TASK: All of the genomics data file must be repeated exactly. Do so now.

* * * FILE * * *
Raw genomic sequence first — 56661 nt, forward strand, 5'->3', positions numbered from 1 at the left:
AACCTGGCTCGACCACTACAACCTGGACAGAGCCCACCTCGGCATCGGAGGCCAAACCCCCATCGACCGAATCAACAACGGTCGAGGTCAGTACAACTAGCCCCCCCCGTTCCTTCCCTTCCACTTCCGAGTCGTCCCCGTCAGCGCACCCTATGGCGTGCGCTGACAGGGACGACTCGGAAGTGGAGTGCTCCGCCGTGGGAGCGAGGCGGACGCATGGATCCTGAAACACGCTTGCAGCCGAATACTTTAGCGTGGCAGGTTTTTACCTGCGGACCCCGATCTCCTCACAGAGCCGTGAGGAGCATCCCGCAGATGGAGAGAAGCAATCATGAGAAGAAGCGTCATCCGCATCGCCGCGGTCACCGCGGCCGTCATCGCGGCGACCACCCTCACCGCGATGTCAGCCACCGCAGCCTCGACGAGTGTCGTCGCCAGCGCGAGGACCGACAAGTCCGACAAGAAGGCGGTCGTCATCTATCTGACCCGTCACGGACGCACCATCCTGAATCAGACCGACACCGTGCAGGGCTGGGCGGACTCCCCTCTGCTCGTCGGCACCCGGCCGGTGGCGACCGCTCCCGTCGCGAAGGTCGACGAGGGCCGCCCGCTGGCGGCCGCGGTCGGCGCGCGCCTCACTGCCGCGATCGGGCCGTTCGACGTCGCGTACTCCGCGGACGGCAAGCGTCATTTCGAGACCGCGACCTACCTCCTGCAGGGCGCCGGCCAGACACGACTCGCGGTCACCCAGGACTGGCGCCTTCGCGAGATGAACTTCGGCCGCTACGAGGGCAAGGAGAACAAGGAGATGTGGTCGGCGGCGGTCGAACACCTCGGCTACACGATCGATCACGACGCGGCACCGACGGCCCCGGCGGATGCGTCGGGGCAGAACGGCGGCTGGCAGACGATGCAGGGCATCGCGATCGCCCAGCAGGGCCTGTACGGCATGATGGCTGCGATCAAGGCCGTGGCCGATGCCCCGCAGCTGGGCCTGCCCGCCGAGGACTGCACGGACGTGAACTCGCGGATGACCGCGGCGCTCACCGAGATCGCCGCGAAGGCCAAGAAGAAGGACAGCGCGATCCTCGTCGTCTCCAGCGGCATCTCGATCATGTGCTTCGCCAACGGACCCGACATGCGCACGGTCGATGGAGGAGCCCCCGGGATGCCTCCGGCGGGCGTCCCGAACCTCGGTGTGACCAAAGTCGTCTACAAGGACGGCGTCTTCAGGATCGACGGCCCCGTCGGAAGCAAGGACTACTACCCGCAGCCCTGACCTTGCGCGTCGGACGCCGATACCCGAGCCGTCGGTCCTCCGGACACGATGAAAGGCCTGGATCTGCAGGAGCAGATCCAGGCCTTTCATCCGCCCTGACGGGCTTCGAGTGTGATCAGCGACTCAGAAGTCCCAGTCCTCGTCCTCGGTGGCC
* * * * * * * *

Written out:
Raw genomic sequence first — 56661 nt, forward strand, 5'->3', positions numbered from 1 at the left:
AACCTGGCTCGACCACTACAACCTGGACAGAGCCCACCTCGGCATCGGAGGCCAAACCCCCATCGACCGAATCAACAACGGTCGAGGTCAGTACAACTAGCCCCCCCCGTTCCTTCCCTTCCACTTCCGAGTCGTCCCCGTCAGCGCACCCTATGGCGTGCGCTGACAGGGACGACTCGGAAGTGGAGTGCTCCGCCGTGGGAGCGAGGCGGACGCATGGATCCTGAAACACGCTTGCAGCCGAATACTTTAGCGTGGCAGGTTTTTACCTGCGGACCCCGATCTCCTCACAGAGCCGTGAGGAGCATCCCGCAGATGGAGAGAAGCAATCATGAGAAGAAGCGTCATCCGCATCGCCGCGGTCACCGCGGCCGTCATCGCGGCGACCACCCTCACCGCGATGTCAGCCACCGCAGCCTCGACGAGTGTCGTCGCCAGCGCGAGGACCGACAAGTCCGACAAGAAGGCGGTCGTCATCTATCTGACCCGTCACGGACGCACCATCCTGAATCAGACCGACACCGTGCAGGGCTGGGCGGACTCCCCTCTGCTCGTCGGCACCCGGCCGGTGGCGACCGCTCCCGTCGCGAAGGTCGACGAGGGCCGCCCGCTGGCGGCCGCGGTCGGCGCGCGCCTCACTGCCGCGATCGGGCCGTTCGACGTCGCGTACTCCGCGGACGGCAAGCGTCATTTCGAGACCGCGACCTACCTCCTGCAGGGCGCCGGCCAGACACGACTCGCGGTCACCCAGGACTGGCGCCTTCGCGAGATGAACTTCGGCCGCTACGAGGGCAAGGAGAACAAGGAGATGTGGTCGGCGGCGGTCGAACACCTCGGCTACACGATCGATCACGACGCGGCACCGACGGCCCCGGCGGATGCGTCGGGGCAGAACGGCGGCTGGCAGACGATGCAGGGCATCGCGATCGCCCAGCAGGGCCTGTACGGCATGATGGCTGCGATCAAGGCCGTGGCCGATGCCCCGCAGCTGGGCCTGCCCGCCGAGGACTGCACGGACGTGAACTCGCGGATGACCGCGGCGCTCACCGAGATCGCCGCGAAGGCCAAGAAGAAGGACAGCGCGATCCTCGTCGTCTCCAGCGGCATCTCGATCATGTGCTTCGCCAACGGACCCGACATGCGCACGGTCGATGGAGGAGCCCCCGGGATGCCTCCGGCGGGCGTCCCGAACCTCGGTGTGACCAAAGTCGTCTACAAGGACGGCGTCTTCAGGATCGACGGCCCCGTCGGAAGCAAGGACTACTACCCGCAGCCCTGACCTTGCGCGTCGGACGCCGATACCCGAGCCGTCGGTCCTCCGGACACGATGAAAGGCCTGGATCTGCAGGAGCAGATCCAGGCCTTTCATCCGCCCTGACGGGCTTCGAGTGTGATCAGCGACTCAGAAGTCCCAGTCCTCGTCCTCGGTGGCC